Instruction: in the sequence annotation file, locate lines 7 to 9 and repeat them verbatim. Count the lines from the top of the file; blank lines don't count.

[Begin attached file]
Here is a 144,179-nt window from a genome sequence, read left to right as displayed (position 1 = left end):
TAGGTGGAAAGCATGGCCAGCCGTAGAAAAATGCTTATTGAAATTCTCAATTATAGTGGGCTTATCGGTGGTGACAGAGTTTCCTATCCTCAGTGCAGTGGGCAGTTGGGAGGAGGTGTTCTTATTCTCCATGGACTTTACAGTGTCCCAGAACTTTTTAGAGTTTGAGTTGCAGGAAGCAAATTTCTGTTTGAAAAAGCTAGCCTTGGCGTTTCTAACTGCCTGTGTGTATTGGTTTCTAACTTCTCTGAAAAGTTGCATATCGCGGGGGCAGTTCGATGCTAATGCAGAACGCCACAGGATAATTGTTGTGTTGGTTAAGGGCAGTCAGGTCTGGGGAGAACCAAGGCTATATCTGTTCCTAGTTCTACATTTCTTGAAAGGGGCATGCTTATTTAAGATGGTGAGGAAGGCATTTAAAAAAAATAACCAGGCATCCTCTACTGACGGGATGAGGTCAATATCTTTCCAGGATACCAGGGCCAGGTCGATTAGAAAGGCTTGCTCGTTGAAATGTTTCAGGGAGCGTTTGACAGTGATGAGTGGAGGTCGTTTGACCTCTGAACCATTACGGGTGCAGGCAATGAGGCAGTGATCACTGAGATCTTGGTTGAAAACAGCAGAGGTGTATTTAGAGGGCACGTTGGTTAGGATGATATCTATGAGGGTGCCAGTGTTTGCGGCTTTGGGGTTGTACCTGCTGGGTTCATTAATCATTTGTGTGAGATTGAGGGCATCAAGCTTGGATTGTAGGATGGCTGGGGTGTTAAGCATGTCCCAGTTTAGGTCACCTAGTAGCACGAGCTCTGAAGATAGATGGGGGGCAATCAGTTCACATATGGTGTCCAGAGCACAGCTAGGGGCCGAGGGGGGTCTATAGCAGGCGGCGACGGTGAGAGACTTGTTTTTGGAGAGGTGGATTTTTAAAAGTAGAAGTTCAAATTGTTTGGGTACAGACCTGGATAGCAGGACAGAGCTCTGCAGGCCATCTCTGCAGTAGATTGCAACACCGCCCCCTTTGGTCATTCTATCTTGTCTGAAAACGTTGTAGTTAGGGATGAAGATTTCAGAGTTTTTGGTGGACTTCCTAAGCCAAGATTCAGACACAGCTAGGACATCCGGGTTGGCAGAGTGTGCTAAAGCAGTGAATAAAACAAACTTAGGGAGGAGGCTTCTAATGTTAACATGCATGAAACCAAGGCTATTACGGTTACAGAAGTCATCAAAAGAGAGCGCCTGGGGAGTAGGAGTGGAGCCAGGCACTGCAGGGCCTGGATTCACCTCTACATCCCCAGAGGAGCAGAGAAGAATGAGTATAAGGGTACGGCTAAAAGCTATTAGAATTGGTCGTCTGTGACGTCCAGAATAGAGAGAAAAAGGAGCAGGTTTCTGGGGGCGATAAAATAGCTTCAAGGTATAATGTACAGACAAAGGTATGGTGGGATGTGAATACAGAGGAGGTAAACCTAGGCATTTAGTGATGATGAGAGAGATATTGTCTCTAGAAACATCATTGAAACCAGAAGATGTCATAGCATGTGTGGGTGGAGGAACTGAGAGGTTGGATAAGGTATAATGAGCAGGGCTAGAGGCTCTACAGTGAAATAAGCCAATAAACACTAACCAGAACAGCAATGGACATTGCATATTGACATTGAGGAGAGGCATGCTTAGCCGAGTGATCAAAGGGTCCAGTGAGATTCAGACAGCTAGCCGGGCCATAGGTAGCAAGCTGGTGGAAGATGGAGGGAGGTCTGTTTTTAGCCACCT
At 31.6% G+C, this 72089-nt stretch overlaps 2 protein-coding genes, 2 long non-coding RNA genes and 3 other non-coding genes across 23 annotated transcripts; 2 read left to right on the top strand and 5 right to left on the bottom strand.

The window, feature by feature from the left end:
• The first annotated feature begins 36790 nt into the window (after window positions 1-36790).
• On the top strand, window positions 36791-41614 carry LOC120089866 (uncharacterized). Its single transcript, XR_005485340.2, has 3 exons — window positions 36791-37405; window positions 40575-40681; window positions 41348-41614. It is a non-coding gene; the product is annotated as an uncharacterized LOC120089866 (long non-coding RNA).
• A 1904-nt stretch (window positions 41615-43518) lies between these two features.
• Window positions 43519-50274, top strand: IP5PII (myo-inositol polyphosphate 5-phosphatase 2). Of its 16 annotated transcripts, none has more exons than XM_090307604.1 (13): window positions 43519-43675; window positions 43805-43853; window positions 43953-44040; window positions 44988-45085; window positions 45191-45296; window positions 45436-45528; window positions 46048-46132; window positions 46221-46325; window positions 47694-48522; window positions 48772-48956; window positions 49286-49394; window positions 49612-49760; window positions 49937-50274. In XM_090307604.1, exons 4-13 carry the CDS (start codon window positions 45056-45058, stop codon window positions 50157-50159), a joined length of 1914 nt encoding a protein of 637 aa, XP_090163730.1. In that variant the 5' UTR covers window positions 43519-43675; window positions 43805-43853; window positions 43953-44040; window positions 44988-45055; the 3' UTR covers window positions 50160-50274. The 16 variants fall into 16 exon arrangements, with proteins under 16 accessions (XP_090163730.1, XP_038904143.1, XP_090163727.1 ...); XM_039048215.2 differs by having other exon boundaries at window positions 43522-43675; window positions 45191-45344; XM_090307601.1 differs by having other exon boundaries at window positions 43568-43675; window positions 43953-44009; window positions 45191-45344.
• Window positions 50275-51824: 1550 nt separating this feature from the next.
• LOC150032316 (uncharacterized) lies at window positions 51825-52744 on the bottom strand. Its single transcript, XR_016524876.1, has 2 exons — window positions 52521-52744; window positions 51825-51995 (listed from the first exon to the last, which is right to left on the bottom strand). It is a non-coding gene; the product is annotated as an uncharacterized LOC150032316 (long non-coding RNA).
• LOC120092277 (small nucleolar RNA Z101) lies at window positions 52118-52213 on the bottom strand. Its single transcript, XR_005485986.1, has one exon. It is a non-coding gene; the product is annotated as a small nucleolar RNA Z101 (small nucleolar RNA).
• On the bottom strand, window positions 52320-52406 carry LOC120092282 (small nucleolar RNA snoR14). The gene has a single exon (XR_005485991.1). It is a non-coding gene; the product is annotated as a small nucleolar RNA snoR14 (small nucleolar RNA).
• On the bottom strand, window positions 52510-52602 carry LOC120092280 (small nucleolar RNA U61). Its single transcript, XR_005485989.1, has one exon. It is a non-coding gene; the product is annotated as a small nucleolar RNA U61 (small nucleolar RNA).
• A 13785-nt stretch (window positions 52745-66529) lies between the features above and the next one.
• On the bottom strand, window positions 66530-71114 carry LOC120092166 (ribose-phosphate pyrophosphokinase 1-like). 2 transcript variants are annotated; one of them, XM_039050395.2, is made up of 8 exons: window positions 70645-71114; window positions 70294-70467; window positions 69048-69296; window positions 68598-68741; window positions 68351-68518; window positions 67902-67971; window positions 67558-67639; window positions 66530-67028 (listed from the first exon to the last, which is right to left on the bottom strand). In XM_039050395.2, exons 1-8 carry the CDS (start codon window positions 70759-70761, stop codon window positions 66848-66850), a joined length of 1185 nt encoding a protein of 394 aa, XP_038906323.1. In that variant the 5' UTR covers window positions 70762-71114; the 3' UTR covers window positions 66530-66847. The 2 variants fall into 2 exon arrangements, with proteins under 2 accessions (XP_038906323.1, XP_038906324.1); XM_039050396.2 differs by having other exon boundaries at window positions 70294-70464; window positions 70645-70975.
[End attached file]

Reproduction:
• A 1904-nt stretch (window positions 41615-43518) lies between these two features.
• Window positions 43519-50274, top strand: IP5PII (myo-inositol polyphosphate 5-phosphatase 2). Of its 16 annotated transcripts, none has more exons than XM_090307604.1 (13): window positions 43519-43675; window positions 43805-43853; window positions 43953-44040; window positions 44988-45085; window positions 45191-45296; window positions 45436-45528; window positions 46048-46132; window positions 46221-46325; window positions 47694-48522; window positions 48772-48956; window positions 49286-49394; window positions 49612-49760; window positions 49937-50274. In XM_090307604.1, exons 4-13 carry the CDS (start codon window positions 45056-45058, stop codon window positions 50157-50159), a joined length of 1914 nt encoding a protein of 637 aa, XP_090163730.1. In that variant the 5' UTR covers window positions 43519-43675; window positions 43805-43853; window positions 43953-44040; window positions 44988-45055; the 3' UTR covers window positions 50160-50274. The 16 variants fall into 16 exon arrangements, with proteins under 16 accessions (XP_090163730.1, XP_038904143.1, XP_090163727.1 ...); XM_039048215.2 differs by having other exon boundaries at window positions 43522-43675; window positions 45191-45344; XM_090307601.1 differs by having other exon boundaries at window positions 43568-43675; window positions 43953-44009; window positions 45191-45344.
• Window positions 50275-51824: 1550 nt separating this feature from the next.